Otherwise, the piece I wrote last month is more relevant than ever. I’ve really only read one piece arguing for more rate cuts and was sincerely shocked to find that it still relies on forecasts of doom and gloom. History has shown this has been a flawed policy model. You can’t, well a sensible central bank shouldn’t, continue to throw away valuable policy ammo on forecasts/concerns/fears that never seem to eventuate – are repeatedly wrong. We should only be cutting rates if things actually do go wrong.

Unfortunately we are very close to the point where if something did go wrong, we’ve got nothing to fight it with (a cash rate below say 2.5 per cent or 2 per cent offers no additional policy stimulus and we’re at 3.25 per cent). So why are we cutting? Political motives loom large as some have suggested and I have sympathy for that view. The government is deeply unpopular after all and has clearly stacked the board with ‘friends’ – manufacturing lobbyists and ALP staffers. Whatever the case, economics doesn’t really seem to be playing much of a role and so we’ll probably get more rate cuts at some point. On that note, Paul Kelly wrote an excellent article in The Weekend Australian noting one of the key messages from the recent Economic and Social Outlook Conference. It was that Australia needed much more intellectual honesty in public debate – I think monetary policy would be a great place to start because let’s be honest – there is simply no need for rate cuts with the economy we’ve got. That may change, sure (it may not), but let’s only cut rates if it does hey?

The next panic over Europe perhaps and that may even come this week (Greek parliament votes on latest reform measures). As I highlighted last week there was some bizarre behaviour from Europe’s politicians. The political rhetoric – the game – is picking up and the words are anything but soothing. German Chancellor Merkel even suggested we’ve got five more years of this, which is true if that is what they want. Because the solutions are not difficult as I have highlighted in this column previously.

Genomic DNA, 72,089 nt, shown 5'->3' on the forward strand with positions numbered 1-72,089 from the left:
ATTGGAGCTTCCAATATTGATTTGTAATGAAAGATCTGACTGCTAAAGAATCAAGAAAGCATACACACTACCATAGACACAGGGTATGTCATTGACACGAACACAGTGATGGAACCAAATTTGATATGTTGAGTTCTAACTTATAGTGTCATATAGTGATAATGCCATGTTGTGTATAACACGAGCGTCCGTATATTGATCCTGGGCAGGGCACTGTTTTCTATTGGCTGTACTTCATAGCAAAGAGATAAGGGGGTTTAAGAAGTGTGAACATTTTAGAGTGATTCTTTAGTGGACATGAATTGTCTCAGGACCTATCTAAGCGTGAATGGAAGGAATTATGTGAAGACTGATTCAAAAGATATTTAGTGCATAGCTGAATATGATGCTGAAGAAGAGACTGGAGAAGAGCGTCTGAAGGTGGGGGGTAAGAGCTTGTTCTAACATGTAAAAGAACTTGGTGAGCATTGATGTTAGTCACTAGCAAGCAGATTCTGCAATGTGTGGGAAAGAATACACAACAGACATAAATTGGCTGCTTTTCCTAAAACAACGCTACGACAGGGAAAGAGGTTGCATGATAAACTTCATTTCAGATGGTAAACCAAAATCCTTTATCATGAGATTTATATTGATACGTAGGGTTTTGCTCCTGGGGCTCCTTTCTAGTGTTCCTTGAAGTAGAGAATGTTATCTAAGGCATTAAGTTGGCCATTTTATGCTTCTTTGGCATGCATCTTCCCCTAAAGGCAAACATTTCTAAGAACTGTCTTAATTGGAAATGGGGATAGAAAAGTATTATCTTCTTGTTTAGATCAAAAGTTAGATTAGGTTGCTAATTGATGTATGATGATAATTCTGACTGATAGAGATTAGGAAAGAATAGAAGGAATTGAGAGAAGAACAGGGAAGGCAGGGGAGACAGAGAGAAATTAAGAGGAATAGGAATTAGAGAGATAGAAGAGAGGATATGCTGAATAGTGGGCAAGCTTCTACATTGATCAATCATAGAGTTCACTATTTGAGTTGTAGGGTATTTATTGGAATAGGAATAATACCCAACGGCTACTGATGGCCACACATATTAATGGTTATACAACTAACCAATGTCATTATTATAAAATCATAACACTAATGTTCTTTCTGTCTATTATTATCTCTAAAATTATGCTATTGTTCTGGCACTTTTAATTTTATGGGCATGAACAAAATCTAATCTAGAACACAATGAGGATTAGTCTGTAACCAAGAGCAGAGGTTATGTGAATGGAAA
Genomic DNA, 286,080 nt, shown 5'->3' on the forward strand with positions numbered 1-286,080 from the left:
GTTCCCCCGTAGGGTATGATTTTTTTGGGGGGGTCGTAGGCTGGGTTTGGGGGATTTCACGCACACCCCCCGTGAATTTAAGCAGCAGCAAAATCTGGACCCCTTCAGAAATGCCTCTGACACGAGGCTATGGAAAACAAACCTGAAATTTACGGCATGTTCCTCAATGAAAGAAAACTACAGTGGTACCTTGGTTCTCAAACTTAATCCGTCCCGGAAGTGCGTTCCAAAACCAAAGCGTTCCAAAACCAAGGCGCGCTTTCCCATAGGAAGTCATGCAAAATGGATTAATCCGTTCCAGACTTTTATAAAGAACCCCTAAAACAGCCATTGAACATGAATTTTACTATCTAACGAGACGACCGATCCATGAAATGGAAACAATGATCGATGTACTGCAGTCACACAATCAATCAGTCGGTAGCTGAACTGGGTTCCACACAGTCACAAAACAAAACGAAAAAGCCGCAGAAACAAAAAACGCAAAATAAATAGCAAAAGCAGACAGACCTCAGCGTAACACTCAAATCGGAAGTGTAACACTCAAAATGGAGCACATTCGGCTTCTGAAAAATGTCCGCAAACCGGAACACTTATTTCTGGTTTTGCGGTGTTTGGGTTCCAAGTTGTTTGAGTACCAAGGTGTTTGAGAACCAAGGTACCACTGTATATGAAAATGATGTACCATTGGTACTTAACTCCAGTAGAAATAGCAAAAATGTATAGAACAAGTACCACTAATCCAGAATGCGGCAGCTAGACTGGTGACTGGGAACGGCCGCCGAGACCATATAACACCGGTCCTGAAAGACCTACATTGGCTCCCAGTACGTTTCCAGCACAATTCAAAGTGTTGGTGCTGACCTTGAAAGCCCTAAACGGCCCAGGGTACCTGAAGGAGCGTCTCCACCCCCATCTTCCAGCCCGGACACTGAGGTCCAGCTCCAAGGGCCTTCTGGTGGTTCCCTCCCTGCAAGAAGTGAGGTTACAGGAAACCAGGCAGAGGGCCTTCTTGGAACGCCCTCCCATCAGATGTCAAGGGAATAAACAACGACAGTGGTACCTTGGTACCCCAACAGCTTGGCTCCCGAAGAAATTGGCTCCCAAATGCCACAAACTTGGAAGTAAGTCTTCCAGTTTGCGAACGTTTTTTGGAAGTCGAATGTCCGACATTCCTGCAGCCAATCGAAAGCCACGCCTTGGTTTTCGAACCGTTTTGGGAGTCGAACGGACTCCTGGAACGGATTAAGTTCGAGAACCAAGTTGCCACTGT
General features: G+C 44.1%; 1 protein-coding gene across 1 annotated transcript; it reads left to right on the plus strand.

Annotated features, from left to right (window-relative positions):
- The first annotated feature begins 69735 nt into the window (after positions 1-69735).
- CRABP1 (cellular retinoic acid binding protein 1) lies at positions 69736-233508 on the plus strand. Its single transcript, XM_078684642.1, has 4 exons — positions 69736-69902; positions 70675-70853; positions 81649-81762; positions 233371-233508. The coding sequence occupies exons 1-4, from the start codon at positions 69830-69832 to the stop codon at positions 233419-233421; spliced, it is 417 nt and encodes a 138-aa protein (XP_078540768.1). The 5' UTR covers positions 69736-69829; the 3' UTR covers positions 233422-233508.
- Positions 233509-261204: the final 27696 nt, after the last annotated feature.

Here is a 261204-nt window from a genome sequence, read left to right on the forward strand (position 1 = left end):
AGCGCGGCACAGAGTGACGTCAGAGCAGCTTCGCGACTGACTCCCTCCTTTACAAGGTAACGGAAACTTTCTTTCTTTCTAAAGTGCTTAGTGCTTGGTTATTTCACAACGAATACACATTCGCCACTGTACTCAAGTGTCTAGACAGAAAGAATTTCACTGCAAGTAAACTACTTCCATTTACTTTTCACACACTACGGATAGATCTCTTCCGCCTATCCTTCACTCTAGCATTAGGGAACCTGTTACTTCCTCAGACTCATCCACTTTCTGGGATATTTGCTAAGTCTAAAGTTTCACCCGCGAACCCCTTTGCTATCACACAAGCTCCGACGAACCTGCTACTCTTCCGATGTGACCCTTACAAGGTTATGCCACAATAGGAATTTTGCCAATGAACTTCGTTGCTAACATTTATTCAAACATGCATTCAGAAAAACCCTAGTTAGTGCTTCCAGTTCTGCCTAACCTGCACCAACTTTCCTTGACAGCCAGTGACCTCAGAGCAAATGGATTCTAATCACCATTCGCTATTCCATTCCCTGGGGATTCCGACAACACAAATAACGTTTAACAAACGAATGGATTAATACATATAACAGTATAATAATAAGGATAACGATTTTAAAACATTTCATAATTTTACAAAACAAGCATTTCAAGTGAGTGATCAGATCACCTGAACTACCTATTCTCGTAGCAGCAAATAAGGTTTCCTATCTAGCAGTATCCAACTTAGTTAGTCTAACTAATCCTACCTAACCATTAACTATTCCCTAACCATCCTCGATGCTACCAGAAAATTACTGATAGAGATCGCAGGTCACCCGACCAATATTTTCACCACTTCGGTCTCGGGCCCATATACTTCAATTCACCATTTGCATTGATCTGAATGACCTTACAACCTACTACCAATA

Other than the RBA’s meeting the other key release is the Australian employment report on Thursday. The consensus is that no jobs were created in the month of October, after a 14.5k increase the month prior, and that the unemployment rate rose to 5.5 per cent from 5.4 per cent. Otherwise there is a smattering of data – TD’s inflation gauge, retail sales and the trade balance (all today) and then then the ABS estimate of house prices tomorrow.

Looking abroad, the US, as always, has some decent data out but it’s a lighter week this week – just as well with the Presidential election Tuesday. The key economic releases are probably the non-manufacturing ISM report (tonight and then the trade balance on Thursday night (in addition to the usual jobless claims number). As for Europe, the key data includes producer prices, and then a run of German data - factory orders, industrial production and trade. The ECB also meets (as does the BoE) but nothing is expected. On Friday it’s also worth watching out for a run of China data – inflation, industrial production and retail sales.

Have a great week…